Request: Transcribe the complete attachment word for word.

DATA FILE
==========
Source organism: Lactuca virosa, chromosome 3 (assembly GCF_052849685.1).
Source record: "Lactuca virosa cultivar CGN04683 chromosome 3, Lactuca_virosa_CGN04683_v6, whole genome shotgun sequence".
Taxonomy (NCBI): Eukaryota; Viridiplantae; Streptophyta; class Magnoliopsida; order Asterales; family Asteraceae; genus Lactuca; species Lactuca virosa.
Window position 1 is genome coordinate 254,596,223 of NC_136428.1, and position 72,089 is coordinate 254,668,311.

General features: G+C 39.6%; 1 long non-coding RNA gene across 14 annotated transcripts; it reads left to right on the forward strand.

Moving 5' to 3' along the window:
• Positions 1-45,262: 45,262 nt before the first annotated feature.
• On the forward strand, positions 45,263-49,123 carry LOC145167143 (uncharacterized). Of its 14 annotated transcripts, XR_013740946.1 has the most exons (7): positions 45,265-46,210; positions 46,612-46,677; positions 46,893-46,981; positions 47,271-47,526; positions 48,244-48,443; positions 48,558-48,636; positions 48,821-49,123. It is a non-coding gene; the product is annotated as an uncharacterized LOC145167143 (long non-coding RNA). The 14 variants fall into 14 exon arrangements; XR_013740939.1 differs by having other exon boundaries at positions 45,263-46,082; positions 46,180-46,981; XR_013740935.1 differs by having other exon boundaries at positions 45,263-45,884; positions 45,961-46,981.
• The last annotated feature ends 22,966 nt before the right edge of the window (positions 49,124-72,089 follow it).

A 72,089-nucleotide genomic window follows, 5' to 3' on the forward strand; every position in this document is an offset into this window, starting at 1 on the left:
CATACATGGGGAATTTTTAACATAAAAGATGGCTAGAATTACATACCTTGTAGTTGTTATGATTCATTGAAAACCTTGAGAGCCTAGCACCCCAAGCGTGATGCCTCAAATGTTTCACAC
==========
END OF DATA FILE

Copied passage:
Source organism: Lactuca virosa, chromosome 3 (assembly GCF_052849685.1).
Source record: "Lactuca virosa cultivar CGN04683 chromosome 3, Lactuca_virosa_CGN04683_v6, whole genome shotgun sequence".
Taxonomy (NCBI): Eukaryota; Viridiplantae; Streptophyta; class Magnoliopsida; order Asterales; family Asteraceae; genus Lactuca; species Lactuca virosa.
Window position 1 is genome coordinate 254,596,223 of NC_136428.1, and position 72,089 is coordinate 254,668,311.

General features: G+C 39.6%; 1 long non-coding RNA gene across 14 annotated transcripts; it reads left to right on the forward strand.

Moving 5' to 3' along the window:
• Positions 1-45,262: 45,262 nt before the first annotated feature.
• On the forward strand, positions 45,263-49,123 carry LOC145167143 (uncharacterized). Of its 14 annotated transcripts, XR_013740946.1 has the most exons (7): positions 45,265-46,210; positions 46,612-46,677; positions 46,893-46,981; positions 47,271-47,526; positions 48,244-48,443; positions 48,558-48,636; positions 48,821-49,123. It is a non-coding gene; the product is annotated as an uncharacterized LOC145167143 (long non-coding RNA). The 14 variants fall into 14 exon arrangements; XR_013740939.1 differs by having other exon boundaries at positions 45,263-46,082; positions 46,180-46,981; XR_013740935.1 differs by having other exon boundaries at positions 45,263-45,884; positions 45,961-46,981.
• The last annotated feature ends 22,966 nt before the right edge of the window (positions 49,124-72,089 follow it).

A 72,089-nucleotide genomic window follows, 5' to 3' on the forward strand; every position in this document is an offset into this window, starting at 1 on the left:
CATACATGGGGAATTTTTAACATAAAAGATGGCTAGAATTACATACCTTGTAGTTGTTATGATTCATTGAAAACCTTGAGAGCCTAGCACCCCAAGCGTGATGCCTCAAATGTTTCACAC